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Quaoar, a remote dwarf planet, possesses an unexpected ring despite the odds.

A ring has been placed around a small celestial body that orbits beyond Neptune.

Scientists have made a remarkable discovery of a ring system surrounding a small celestial object located beyond Neptune’s orbit. However, this observation has presented a perplexing enigma: How is it possible for this ring system to exist when, according to all available information, it shouldn’t?

The ring system around Quaoar, seen in this illustration, may exist because the particles are extra-bouncy. ESA/ATG

The ring in question encircles Quaoar, a diminutive dwarf planet situated over 4 billion miles away from the sun, which is approximately 44 times the distance between Earth and our own star. Detecting a dense ring encompassing such a small and distant entity was an arduous task in itself. Yet, what truly astonished the international team of researchers who made this breakthrough was the fact that the ring appears to orbit Quaoar at an unexpectedly distant location. At this distance, the gravitational force exerted by the dwarf planet should be too feeble to prevent the individual particles within the ring from coalescing into one or more moons.

Bruno Morgado, an astronomer at the Federal University of Rio de Janeiro and the lead author of a recently published paper in the journal Nature, explains, “This ring is not situated where we would anticipate it to be. This discovery may potentially alter our understanding of the formation of rings.”

In a commentary published in the same edition of Nature, Matthew Hedman, a physicist from the University of Idaho, describes Quaoar’s ring system as being “in conflict with our current comprehension of how such rings are sustained.”

Rings consist of fragments of dust, ice, and other substances, revolving in a disk around a celestial body. Initially, astronomers were only aware of the magnificent rings of Saturn, which were first observed and studied in the 1600s. It was not until Voyager 1 flew past Jupiter in 1979 that scientists discovered that the largest planet in our solar system also possessed a ring system, although it was not as remarkable as Saturn’s. It is now understood that all of the gas giants in our solar system have ring systems. Additionally, rings have been identified around a few distant objects, such as Humea, which, like Quaoar, Eris, and Pluto, are classified as trans-Neptunian objects.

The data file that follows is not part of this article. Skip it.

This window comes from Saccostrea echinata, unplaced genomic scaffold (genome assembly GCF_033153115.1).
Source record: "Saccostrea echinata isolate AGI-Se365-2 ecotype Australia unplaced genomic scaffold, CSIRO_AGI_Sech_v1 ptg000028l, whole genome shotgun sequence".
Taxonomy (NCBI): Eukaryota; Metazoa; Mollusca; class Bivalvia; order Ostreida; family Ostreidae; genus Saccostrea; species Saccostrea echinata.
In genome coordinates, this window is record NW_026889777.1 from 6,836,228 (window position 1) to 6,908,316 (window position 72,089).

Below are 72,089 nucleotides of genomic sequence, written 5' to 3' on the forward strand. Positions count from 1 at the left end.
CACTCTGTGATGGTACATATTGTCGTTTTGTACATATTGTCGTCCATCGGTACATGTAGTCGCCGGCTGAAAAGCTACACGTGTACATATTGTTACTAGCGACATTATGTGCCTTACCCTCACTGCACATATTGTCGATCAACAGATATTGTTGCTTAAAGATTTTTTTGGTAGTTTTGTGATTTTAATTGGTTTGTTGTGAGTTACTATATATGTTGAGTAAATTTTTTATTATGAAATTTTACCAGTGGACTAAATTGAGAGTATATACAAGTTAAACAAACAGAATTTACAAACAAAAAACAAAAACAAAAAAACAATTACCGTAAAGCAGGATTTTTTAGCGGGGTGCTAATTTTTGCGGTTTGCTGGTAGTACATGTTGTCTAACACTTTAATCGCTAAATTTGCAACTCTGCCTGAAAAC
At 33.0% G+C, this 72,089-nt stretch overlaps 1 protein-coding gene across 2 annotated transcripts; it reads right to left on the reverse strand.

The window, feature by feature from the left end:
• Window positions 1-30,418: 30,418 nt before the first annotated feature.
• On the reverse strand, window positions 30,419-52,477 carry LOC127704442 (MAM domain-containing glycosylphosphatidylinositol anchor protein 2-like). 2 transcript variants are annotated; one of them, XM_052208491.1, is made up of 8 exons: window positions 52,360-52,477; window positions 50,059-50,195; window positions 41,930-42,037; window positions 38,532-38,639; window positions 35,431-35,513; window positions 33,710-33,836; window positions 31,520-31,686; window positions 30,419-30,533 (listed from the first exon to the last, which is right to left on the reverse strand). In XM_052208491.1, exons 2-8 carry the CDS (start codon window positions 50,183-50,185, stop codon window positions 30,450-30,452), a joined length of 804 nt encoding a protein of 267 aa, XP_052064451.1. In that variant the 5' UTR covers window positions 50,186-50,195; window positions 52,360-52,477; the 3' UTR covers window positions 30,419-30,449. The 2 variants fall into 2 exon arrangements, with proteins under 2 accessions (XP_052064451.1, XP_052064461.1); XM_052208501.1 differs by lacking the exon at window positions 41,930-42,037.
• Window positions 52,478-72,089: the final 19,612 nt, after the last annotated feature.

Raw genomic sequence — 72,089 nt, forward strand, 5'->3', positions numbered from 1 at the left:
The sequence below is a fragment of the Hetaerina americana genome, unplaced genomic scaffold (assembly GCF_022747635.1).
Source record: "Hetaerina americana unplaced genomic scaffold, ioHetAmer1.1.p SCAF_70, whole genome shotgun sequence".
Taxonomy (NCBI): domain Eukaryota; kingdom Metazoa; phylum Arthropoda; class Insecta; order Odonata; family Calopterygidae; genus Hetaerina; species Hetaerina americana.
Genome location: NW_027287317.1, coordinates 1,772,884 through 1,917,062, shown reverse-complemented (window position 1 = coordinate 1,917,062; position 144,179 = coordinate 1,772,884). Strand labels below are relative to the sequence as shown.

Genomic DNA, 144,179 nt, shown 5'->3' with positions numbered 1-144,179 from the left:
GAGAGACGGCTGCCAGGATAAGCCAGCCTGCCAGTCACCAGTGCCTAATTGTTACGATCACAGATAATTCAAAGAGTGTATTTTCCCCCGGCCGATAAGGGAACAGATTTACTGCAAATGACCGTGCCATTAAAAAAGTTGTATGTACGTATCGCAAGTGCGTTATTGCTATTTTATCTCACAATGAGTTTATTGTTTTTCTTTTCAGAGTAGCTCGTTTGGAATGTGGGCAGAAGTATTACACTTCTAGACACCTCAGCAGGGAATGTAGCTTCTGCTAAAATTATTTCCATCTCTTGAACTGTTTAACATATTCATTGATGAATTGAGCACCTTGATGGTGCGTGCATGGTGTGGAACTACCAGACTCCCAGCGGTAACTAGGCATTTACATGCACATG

All of these ring systems, except for Quaoar’s, share a common characteristic—their rings orbit within the Roche limit of their respective celestial bodies. The Roche limit is the distance at which the gravitational force of the celestial body can no longer prevent the ring material from clumping together and forming larger objects, eventually leading to the formation of a moon. Within this limit, the varying strength of gravity at different altitudes keeps the ring particles dispersed.

However, Quaoar’s Roche limit is approximately 1,100 miles from its center, while the dense ring orbits at a distance of 2,500 miles from the center of this dwarf planet. According to Hedman, the gravitational attraction between chunks of water ice in the ring should easily overcome the variations in Quaoar’s gravitational pull. Therefore, there must be another explanation as to why this material has not merged to form a moon.

Morgado and his colleagues propose several explanations. One possibility is that the ring material is relatively new, resulting from a collision with a moon orbiting Quaoar, and has not had sufficient time to reassemble. However, their computer models suggest that this material would condense into a new moon within a few decades, making this explanation unlikely.

It is also conceivable that the composition of the ring material itself possesses a greater degree of elasticity than what models have predicted. In this case, each fragment would be more inclined to rebound off one another rather than adhere together, even without the gravitational pull of Quaoar to keep them apart.
Another potential explanation is that the ring system experiences regular disturbances caused by the gravitational influence of another celestial body, such as Quaoar’s moon, Weywot, or perhaps an undiscovered moon. Studying trans-Neptunian objects is undeniably challenging, and the discovery of this ring was only made possible due to the research group’s utilization of a diverse range of state-of-the-art telescopes focused on Quaoar. This includes the European Space Agency’s ESA’s CHaracterising ExOPlanet Satellite (Cheops) mission, a space telescope that detected Quaoar’s ring by monitoring changes in the brightness of background starlight.
“Now, it is imperative that we continue observing Quaoar to gain a better understanding of this ring and to observe any potential changes over time,” Morgado emphasizes. “Furthermore, additional dynamical studies and simulations must be conducted to determine the conditions under which a ring remains stable at such a significant distance from the Roche limit.”
The outcomes of further investigation could potentially compel astronomers to revise their comprehension of the Roche limit. It is also plausible that Quaoar represents an exception to the established rule, but one that offers valuable insights into the orbital dynamics of other substantial structures, including exoplanets and galaxies, as Morgado suggests.

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